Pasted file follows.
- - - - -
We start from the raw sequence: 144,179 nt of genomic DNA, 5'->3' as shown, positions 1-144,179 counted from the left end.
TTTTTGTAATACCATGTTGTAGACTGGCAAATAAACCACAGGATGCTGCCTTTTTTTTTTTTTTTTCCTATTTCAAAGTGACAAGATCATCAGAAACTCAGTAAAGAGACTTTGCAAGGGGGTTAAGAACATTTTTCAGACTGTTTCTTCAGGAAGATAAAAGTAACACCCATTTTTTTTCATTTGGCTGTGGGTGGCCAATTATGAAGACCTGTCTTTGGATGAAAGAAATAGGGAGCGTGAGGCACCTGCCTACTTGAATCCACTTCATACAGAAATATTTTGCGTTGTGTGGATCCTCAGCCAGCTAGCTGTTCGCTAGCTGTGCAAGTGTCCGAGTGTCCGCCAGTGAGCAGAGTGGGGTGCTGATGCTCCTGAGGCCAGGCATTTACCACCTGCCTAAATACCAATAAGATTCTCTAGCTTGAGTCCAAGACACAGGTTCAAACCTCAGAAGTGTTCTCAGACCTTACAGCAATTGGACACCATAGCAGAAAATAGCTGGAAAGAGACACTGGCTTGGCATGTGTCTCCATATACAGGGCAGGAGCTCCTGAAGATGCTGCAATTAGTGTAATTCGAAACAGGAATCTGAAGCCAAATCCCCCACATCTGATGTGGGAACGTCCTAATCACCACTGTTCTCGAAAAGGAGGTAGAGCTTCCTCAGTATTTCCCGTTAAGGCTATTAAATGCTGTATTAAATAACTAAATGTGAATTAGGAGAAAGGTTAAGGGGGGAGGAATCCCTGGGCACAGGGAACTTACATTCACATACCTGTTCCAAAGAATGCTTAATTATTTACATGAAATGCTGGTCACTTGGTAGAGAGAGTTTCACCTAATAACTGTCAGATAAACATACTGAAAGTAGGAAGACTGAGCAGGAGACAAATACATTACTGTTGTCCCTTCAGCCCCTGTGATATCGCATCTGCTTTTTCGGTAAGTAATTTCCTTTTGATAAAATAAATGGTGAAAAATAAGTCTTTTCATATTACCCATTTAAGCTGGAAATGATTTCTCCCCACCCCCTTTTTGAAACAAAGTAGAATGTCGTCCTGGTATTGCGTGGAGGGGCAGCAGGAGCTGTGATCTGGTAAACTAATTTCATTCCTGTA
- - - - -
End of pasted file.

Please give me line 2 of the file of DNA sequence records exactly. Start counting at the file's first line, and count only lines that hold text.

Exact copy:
TTTTTGTAATACCATGTTGTAGACTGGCAAATAAACCACAGGATGCTGCCTTTTTTTTTTTTTTTTCCTATTTCAAAGTGACAAGATCATCAGAAACTCAGTAAAGAGACTTTGCAAGGGGGTTAAGAACATTTTTCAGACTGTTTCTTCAGGAAGATAAAAGTAACACCCATTTTTTTTCATTTGGCTGTGGGTGGCCAATTATGAAGACCTGTCTTTGGATGAAAGAAATAGGGAGCGTGAGGCACCTGCCTACTTGAATCCACTTCATACAGAAATATTTTGCGTTGTGTGGATCCTCAGCCAGCTAGCTGTTCGCTAGCTGTGCAAGTGTCCGAGTGTCCGCCAGTGAGCAGAGTGGGGTGCTGATGCTCCTGAGGCCAGGCATTTACCACCTGCCTAAATACCAATAAGATTCTCTAGCTTGAGTCCAAGACACAGGTTCAAACCTCAGAAGTGTTCTCAGACCTTACAGCAATTGGACACCATAGCAGAAAATAGCTGGAAAGAGACACTGGCTTGGCATGTGTCTCCATATACAGGGCAGGAGCTCCTGAAGATGCTGCAATTAGTGTAATTCGAAACAGGAATCTGAAGCCAAATCCCCCACATCTGATGTGGGAACGTCCTAATCACCACTGTTCTCGAAAAGGAGGTAGAGCTTCCTCAGTATTTCCCGTTAAGGCTATTAAATGCTGTATTAAATAACTAAATGTGAATTAGGAGAAAGGTTAAGGGGGGAGGAATCCCTGGGCACAGGGAACTTACATTCACATACCTGTTCCAAAGAATGCTTAATTATTTACATGAAATGCTGGTCACTTGGTAGAGAGAGTTTCACCTAATAACTGTCAGATAAACATACTGAAAGTAGGAAGACTGAGCAGGAGACAAATACATTACTGTTGTCCCTTCAGCCCCTGTGATATCGCATCTGCTTTTTCGGTAAGTAATTTCCTTTTGATAAAATAAATGGTGAAAAATAAGTCTTTTCATATTACCCATTTAAGCTGGAAATGATTTCTCCCCACCCCCTTTTTGAAACAAAGTAGAATGTCGTCCTGGTATTGCGTGGAGGGGCAGCAGGAGCTGTGATCTGGTAAACTAATTTCATTCCTGTA